Wednesday, November 08, 2006

L'Atelier de Joel Robuchon

Ok, so the title isn't quite right. But I don't know how to put the two french dots over the "o" in Joel in Microsoft Word. Nevertheless, that is the only thing that wasn't perfect about this night at New York's Four Season Hotel and this amazing restaurant.

The perfect foodie experience. Instead of sitting around a white table cloth with a stuffy server, imagine a sushi bar motif, but with exquisite new-french inspired food being passed over the transom to you at a rate about 2X what you actually ordered. Was the pesto adorned, tempura langostine the best dish? Well it was until you tasted the amazing calamari salad with raw baby artichokes and chorizo. Of course its reign lasted only until they served the tuna sashimi with chives; and then there was the chestnut soup with foie gras, and the stuffed quail again with foie gras (get it while the law still allows), and the kobe beef hamburger.

Moreover, the whole time you are talking with the strangers on either side, to the point that after a course or two you are actually passing plates back and forth. Myriad of courses while meeting a writer, singer, producer (that is one person), a fashion designer, and a private equity investor--all willing to share their food (although I think we were annoying the fashion designer a little bit). This was definitely in my top 4 dining experiences of 2006, and that is saying a great deal, since 2006 has been a banner year including: el Bulli, Manressa, Daniel, French Laundry, Drolma, Alinea, Topolobampo and several other contenders.

If you get to New York, definitely get to L'Atelier de Joel (two dots over the French "o") Robuchon at the Four Seasons. Meet some very cool people and eat some amazing food.


Anonymous Anonymous said...

I first had the L'Atelier experience a few months after the Paris opening and it still is fresh in my mind as one of the "foodie fantastic top 10 of all times" experiences. With no reservations permitted, you line up and take your chances that you can hold out as long as needed to get that coveted seat. The space is small - I don't think that it holds more than 30 people - and the food is your reward for patience and devotion to excellence.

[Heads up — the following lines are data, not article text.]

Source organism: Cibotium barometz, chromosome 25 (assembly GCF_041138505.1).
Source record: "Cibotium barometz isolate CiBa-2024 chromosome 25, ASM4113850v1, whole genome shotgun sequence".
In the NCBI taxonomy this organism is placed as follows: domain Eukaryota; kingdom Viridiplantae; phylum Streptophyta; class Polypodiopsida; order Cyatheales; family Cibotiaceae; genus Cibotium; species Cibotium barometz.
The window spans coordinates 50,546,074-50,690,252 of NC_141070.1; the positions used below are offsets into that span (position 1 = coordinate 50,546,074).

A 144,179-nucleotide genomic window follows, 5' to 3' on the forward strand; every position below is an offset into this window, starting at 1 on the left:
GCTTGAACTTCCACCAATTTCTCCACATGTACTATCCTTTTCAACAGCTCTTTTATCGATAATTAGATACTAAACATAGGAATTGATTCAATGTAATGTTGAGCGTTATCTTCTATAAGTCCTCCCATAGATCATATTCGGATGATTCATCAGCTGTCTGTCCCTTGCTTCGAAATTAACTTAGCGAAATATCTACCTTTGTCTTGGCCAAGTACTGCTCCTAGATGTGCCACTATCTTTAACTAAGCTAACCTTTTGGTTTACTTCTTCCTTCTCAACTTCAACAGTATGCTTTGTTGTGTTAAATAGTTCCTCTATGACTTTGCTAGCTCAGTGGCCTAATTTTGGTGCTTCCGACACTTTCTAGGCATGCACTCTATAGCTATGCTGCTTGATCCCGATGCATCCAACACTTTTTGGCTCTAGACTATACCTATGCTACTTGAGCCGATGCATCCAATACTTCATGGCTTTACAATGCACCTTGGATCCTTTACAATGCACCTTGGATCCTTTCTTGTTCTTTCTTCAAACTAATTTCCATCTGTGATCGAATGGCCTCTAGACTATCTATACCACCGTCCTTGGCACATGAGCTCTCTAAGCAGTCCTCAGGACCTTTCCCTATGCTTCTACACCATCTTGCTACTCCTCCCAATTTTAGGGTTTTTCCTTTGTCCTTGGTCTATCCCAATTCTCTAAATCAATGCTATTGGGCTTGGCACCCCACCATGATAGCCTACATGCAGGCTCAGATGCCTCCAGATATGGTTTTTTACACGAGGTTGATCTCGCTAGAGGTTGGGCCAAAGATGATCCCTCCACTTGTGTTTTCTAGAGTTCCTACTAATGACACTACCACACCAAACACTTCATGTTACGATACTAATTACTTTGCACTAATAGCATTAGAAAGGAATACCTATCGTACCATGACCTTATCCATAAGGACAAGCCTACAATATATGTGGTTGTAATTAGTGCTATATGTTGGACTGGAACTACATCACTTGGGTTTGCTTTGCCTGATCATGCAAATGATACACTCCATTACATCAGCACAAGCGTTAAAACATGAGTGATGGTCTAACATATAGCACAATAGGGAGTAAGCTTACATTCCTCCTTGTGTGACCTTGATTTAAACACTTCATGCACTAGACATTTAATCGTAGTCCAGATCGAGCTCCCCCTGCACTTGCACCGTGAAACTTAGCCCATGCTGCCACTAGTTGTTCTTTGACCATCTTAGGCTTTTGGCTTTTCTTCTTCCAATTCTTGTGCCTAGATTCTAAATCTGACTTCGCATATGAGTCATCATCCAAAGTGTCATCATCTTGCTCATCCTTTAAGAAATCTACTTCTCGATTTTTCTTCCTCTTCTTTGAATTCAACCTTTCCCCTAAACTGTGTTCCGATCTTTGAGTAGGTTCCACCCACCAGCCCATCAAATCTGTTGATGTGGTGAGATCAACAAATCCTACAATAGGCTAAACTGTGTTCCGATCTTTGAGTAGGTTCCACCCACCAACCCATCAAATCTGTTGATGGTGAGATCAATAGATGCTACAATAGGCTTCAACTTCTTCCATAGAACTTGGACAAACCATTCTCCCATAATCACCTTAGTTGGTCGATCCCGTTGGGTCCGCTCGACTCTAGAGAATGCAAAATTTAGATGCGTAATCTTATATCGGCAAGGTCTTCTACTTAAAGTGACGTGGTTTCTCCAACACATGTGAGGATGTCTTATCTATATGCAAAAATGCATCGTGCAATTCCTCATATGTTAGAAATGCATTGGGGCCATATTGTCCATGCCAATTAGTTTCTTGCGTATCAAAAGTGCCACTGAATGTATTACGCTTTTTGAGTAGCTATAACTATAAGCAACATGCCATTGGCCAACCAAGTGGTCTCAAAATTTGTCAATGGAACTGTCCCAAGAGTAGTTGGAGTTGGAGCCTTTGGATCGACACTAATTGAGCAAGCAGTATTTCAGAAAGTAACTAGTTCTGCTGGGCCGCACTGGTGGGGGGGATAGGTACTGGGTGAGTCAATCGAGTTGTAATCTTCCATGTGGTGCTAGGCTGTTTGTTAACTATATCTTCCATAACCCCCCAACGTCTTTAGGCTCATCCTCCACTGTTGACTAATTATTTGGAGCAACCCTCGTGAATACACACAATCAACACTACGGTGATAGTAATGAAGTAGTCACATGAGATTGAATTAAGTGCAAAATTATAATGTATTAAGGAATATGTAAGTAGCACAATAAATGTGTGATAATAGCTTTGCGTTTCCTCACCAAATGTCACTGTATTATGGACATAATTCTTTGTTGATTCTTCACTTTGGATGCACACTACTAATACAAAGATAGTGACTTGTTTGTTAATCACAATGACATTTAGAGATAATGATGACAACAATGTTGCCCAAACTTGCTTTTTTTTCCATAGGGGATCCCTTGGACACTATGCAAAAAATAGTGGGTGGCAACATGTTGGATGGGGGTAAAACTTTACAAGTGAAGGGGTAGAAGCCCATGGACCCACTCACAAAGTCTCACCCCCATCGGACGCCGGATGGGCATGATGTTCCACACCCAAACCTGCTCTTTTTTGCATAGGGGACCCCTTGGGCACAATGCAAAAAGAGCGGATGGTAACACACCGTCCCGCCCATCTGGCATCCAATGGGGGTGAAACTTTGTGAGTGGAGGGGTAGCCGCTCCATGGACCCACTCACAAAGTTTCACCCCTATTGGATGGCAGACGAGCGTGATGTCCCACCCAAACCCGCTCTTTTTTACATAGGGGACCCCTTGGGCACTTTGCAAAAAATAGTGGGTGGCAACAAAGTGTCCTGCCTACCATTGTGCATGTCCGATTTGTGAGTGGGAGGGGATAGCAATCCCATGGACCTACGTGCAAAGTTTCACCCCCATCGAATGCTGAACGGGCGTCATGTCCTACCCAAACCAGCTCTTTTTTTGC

I understand that the format has been compromised a bit in NY to suit more diners which is really a shame since the sushi bar feeling in Paris - where you literally have your own chef for every seven - people cannot be underestimated. Performance art at its best. Eyeing what other diners are eating, it's hard not to get carried away by the moment or the beautiful choices. And yes there was delicious lobster, but also beautiful sardines.

Based here on the West Coast, we're lucky to have the 'not to be missed' Joel Robuchon at the MGM Grand in Las Vegas - where we dined last August in celebration of a friend's 40th bday party. The private garden dining room makes you feel like you're in a townhouse in Paris - perfect for the 14 people who were lucky enough to be invited to this gala - and the daily baked bread (I think there were 15 kinds offered) is the most memorable bread experience that I have ever had.

The dining experience and service were impeccable and the food inventive in both the melding of tastes and the artful presentation - stones, glass, rocks integrated so lovingly into the dish like a gift being presented with each course.

Don't miss the Movia Sauvignon Blanc (it's a 'find' from Slovenia on the wine list) at about $60 it's incredible with the first two courses.

Happy Turkey!

12:41 PM  

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